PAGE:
Aisha Khan, the executive director of Mountain and Glaciers Protection Organization (MGPO), who also leads a civil society coalition in Pakistan, and was a part of the official delegation at COP22, urged to put the house in order first, before applying for foreign funding.
“Just having knowledge doesn’t mean we’ll be a good negotiator. People in the Ministry of Climate Change need to be trained first, so that Pakistan’s position can be effectively showcased. Because whatever decisions are taken at climate negotiations i.e. COPs has legal implications,” says Khan.
While commenting on Pakistan’s NDC, Khan said, “Our emissions in the carbon trajectory are less than one per cent, almost 0.8 per cent, and we demand USD 40 billion to mitigate them. We do not mention why? This further weakens our position in global climate negotiations.”
She further says that, “It is unfortunate that Pakistan does not have the technical and resource capacity to deal with climate change. With various windows for climate funding about to get open, it is high time to develop specific projects, and build local capacity to address climate change. However, our first priority should be to raise climate finance internally, because if do not receive foreign funding for climate adaptation and mitigation, then what will be the plan B?” queried Aisha.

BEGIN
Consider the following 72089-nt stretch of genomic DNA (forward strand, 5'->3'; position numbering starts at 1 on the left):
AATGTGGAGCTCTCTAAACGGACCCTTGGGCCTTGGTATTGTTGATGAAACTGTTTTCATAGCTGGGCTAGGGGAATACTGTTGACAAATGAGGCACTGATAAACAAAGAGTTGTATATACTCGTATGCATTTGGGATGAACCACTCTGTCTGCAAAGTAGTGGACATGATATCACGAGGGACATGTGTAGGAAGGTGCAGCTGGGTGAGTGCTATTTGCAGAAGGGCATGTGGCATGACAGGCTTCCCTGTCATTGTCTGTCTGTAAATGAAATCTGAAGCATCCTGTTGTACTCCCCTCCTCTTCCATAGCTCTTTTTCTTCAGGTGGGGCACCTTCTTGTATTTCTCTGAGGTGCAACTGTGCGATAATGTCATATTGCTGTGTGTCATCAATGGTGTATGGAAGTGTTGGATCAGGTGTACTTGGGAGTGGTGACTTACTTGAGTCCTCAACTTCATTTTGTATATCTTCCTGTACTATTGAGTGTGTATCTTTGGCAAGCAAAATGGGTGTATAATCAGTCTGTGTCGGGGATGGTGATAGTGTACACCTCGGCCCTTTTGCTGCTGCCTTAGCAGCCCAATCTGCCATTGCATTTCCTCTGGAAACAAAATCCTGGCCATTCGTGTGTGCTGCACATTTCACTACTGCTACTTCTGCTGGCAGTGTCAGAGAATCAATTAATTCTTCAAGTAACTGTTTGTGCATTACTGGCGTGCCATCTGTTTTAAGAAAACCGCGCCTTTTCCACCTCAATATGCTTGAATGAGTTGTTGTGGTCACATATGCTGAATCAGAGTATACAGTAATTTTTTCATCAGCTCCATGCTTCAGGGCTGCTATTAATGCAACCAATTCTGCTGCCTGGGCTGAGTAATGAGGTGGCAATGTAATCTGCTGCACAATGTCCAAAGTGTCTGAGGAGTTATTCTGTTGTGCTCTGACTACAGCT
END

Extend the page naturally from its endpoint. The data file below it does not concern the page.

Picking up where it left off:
Questions are being raised about what Pakistan was doing from the past 70 years? Pakistan’s projects can become worthless, if the house is not put to order. The country needs to discuss how to curtail its population, carry out a much needed population census, finalising water policy and land zoning laws and exploring loss and damage scenarios. By asking itself these questions, Pakistan can become a responsible state, not a headless monster.
The country needs to nurture a better world for generations to come, as they will be able to save it, only when there’s something reparable behind. With the world’s biggest carbon polluters switching away from coal and investing in renewables, Pakistan should follow the bandwagon. If by any means, Pakistan plans to increase its emissions, by installing coal-fired power plants and promoting unsustainable development at large, it will further increase its climate vulnerability, and along with it lose its credentials in the global market, thus affecting its exports.
Last but not the least, Pakistan needs to protect its people from the catastrophic impacts of climate change by having a national risk-mapping index to identify the vulnerable areas and establishing state-of-the-art warning systems for adaptation.
A calamity might not kill anyone, what kills people is an inadequate response to the calamity. In the name of climate change, Pakistan has to act, both nationally and internationally, before the situation gets out of hand.